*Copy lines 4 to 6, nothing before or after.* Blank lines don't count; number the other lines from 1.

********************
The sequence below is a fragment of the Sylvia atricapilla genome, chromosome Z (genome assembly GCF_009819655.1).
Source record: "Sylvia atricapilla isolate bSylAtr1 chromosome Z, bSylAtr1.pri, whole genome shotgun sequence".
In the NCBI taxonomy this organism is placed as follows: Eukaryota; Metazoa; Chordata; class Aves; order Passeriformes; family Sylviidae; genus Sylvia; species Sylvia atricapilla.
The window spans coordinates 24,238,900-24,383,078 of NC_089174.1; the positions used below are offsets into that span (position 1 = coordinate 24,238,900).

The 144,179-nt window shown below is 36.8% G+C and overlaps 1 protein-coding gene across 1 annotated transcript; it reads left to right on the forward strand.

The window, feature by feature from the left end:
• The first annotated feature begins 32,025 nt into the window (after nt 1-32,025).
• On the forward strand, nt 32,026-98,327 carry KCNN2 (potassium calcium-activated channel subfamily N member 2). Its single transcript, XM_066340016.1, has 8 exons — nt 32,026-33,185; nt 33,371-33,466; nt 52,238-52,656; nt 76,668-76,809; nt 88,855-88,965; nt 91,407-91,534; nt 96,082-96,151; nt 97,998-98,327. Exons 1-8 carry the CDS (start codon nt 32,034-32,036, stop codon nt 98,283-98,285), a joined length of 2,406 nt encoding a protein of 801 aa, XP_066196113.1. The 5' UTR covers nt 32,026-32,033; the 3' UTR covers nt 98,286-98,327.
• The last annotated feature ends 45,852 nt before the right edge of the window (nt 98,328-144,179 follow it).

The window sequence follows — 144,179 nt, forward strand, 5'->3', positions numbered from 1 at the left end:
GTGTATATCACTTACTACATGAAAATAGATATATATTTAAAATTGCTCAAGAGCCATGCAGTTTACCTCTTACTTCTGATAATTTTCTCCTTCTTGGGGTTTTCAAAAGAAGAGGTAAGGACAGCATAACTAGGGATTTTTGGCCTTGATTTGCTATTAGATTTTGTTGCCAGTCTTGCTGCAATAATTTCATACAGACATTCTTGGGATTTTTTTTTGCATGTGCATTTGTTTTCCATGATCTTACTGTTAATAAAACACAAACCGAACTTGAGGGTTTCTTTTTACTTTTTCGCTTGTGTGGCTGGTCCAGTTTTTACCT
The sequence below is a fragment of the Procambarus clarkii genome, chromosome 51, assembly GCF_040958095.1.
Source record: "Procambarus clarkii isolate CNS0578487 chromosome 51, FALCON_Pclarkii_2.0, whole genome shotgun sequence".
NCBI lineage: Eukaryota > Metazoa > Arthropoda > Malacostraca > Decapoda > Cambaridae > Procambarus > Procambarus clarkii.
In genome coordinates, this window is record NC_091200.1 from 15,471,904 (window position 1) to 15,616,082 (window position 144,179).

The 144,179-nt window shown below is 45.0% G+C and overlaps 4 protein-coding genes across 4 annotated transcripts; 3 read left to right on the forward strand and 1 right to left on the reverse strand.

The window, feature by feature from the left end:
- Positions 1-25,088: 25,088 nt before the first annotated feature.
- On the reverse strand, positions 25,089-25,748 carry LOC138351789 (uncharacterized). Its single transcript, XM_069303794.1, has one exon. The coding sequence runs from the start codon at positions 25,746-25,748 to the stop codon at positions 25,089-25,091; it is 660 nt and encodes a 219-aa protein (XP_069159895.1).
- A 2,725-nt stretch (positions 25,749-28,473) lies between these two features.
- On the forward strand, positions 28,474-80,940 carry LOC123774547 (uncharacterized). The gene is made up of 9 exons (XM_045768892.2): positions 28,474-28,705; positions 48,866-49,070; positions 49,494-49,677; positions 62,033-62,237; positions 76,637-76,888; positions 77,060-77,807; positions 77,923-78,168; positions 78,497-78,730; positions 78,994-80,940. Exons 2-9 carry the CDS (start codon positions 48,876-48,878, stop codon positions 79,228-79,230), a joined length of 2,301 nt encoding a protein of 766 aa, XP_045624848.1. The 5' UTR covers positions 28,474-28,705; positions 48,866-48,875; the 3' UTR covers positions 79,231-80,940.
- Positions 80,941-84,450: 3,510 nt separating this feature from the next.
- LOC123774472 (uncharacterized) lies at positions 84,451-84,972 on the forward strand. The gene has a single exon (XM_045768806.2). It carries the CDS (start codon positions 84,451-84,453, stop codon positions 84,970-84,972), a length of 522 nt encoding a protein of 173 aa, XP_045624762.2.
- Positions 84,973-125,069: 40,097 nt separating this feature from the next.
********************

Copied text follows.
The window spans coordinates 24,238,900-24,383,078 of NC_089174.1; the positions used below are offsets into that span (position 1 = coordinate 24,238,900).

The 144,179-nt window shown below is 36.8% G+C and overlaps 1 protein-coding gene across 1 annotated transcript; it reads left to right on the forward strand.

The window, feature by feature from the left end: